A Tribute To Billy MacKenzie: BEF (British Electric Foundation)/
Few bands wait 27 years after forming before playng live but BEF (aka British Electric Foundation) did. So, there we two main reasons for attending tonight: one was to bear witness to the live debut of BEF, and secondly to pay tribute to the unique talent of Billy MacKenzie of The Associates fame. The fact that some of the ticket money was going to a good cause under the auspices of Sound Seekers, a charity helping the deaf in the developing world, only cemented the heart warming inner feeling. The line-up was an eclectic selection of those that were in some manner connected to the late Billy MacKenzie who sadly committed suicide 10 years ago this January.
Pianist Howard Hughes (see photo right), who wasn’t in the original line-up but did play on several records and toured as part of The Associates, was first to take to the stage. It was just him and a grand piano, and the music he created was glorious. His emotive instrumental performance (referencing a few Associates tracks along the way) was an inspired way to begin the proceedings and to set a high standard for the evening to come.
The lads Mower were next up. Can’t say what the connection there was but they did their youthful guitar thing well enough if without setting the pulse racing.
Given their name by Billy MacKenzie, Subterraneans very much came across as a bunch of old friends who hadn’t played together for some years. You know the sort of thing: drummer noticeably not tight, vocalist on the rough side, guitar a bit too loose. Worthy perhaps but for those of us not already familiar them (in all honesty) not that entertaining, until that is that they were joined by female vocalist Christine Beveridge who smartly gave the band another dimension by performing Kites —
Claudia Brücken and Andrew Poppy
Despite having both been on Trevor Horn’s ZTT label in the 80s this was a first live paring in the UK of the former Propaganda/Act vocalist Brücken and pianist Poppy.
In between each act, the DJ played exclusively Associates tracks. These were accompanied by some fascinating visuals that must have taken many hours to compile. A never-ending montage of video clips, home movie footage, old black and white photographs, record sleeves, covers of music press featuring the band, etc, etc.
A brief costume change later and Ms Brücken was back treading the boards this time as part of her latest collaboration —
Electric Soft Parade
Even though they were not my regular sort of thing and they had the longest set, Brighton’s Electric Soft Parade unquestionably proved they do what they do with conviction and some measure of success. What they do being that tricky thing of managing 60s guitar pop influences with a contemporary vision. But this they achieve with some aplomb. Never entirely my kind of thing, ESP nevertheless demonstrated that not only do they perform with verve and variety but that the 60s derivative likes of Oasis are not worthy to lick their boots. Again, the MacKenzie connection was unclear (Blue It Is was their cover), but their set was varied enough that attention never waned.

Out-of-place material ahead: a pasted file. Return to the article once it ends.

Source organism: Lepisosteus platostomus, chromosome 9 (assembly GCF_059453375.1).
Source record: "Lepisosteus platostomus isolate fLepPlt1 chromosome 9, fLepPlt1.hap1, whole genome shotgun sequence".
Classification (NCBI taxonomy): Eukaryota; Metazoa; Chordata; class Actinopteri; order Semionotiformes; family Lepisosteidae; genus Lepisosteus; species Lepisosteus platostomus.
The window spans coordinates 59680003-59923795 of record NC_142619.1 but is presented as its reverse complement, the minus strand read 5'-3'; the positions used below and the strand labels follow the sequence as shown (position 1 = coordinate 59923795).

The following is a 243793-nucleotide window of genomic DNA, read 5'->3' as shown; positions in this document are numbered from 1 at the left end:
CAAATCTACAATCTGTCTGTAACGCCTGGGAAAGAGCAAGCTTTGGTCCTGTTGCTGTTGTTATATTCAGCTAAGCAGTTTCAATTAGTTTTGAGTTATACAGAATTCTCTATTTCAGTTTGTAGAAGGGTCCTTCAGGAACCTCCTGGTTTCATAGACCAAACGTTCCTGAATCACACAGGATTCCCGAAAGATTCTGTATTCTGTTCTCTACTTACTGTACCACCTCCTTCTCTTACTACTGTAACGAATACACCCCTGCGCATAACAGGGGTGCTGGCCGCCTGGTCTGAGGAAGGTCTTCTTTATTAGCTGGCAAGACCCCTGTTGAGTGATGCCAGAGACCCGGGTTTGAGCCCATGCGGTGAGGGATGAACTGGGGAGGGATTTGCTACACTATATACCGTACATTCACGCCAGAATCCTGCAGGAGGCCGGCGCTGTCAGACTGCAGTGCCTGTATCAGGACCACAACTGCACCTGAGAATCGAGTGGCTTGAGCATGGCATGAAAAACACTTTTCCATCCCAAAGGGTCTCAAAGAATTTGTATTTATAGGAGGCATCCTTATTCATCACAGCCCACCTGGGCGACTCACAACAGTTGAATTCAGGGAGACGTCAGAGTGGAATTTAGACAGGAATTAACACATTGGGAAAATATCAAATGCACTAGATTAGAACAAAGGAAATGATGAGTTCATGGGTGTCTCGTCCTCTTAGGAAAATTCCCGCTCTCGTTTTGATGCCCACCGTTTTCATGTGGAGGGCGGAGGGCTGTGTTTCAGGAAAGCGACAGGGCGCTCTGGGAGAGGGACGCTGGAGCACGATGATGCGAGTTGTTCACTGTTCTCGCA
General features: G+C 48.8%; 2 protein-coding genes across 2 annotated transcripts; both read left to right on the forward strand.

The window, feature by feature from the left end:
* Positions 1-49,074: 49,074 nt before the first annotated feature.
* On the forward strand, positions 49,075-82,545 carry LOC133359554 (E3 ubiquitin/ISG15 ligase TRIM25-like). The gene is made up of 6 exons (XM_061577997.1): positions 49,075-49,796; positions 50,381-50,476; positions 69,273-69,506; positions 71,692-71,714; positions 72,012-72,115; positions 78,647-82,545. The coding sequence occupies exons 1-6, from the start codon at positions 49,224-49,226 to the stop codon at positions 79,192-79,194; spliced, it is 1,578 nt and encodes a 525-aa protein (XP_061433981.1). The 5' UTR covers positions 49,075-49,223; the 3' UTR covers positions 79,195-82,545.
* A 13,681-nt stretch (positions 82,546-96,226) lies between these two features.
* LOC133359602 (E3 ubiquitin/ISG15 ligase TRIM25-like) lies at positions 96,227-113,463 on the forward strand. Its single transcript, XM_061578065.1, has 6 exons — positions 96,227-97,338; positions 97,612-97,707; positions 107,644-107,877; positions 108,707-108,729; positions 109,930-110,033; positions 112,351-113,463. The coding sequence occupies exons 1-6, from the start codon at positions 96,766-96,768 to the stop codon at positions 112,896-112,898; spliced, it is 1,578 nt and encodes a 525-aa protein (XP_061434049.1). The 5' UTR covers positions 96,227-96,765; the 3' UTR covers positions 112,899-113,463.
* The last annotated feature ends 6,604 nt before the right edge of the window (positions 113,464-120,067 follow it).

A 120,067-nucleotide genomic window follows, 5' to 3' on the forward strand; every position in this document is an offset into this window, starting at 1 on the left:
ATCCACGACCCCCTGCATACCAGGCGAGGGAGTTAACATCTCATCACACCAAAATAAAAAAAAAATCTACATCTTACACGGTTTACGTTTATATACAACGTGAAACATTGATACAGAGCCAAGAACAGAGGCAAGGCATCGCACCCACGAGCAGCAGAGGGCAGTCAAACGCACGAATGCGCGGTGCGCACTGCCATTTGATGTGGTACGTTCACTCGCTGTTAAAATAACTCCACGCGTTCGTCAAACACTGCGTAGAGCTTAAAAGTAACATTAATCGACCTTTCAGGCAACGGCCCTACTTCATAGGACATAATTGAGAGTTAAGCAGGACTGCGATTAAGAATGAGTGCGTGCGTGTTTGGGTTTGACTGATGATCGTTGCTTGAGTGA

BEF (British Electric Foundation)
The headline slot (or so I thought) however could only ever be taken by a band for whom the word cult might have been created. BEF were formed by former Human League members Martyn Ware and Ian Caig Marsh. When lead vocalist Gelnn Gregory joined they morphed into key 80s alternative electro pop/soul act Heaven 17, but were a genuine (if little known) groundbreaking act in their own right; with three albums to their credit (including an original cassette-only release in 1980).
It was somewhat inevitable then that a track or two from their latter incarnation would crop up. This was entirely appropriate though as Billy MacKenzie sang on a handful of Heaven 17 and BEF tracks, and one of Billy’s favourite tracks was Let Me Go from the second Heaven 17 album The Luxury Gap. So BEF duly paid tribute with a cracking performance. Having never seen Heaven 17, I have to say this was a genuine thrill. It also made you reflect on just how good their songwriting is. This was way above almost all the dreck that manages to chart these days and will surely stand the test of time like few others.
This could only be topped by (an almost compulsory) performance of Heaven 17’s Temptation. Before beginning, Gelnn Gregory related a story of how his mum recently unearthed a very early Heaven 17 demo tape containing the first recorded version of this memorable hit. To do something a little different and special, the version played tonight was based upon that original demo arrangement. Continue »
“It sounds like The Human League!” said a seemingly surprised Gregory a few bars into the bass heavy synth intro. And it did —
A cover of Bowie’s Drive-In Saturday (again apparently a song much-loved by MacKenzie) effectively under their belts, and a clearly emotional Gelnn Gregory announced what everyone must have been hoping —
Despite his remarkable vocal talents, Billy MacKenzie never sought the limelight nor coveted fame. Tonight’s event though would have seen him proud (if slightly embarrassed) of the attention. Congratulations to the Soul Seekers charity for putting on such an impressive evening and to all involved for offering their services free of reward, beyond paying tribute to a lost friend and an exceptional creative talent. 7/10 overall (but 9/10 for the BEF set)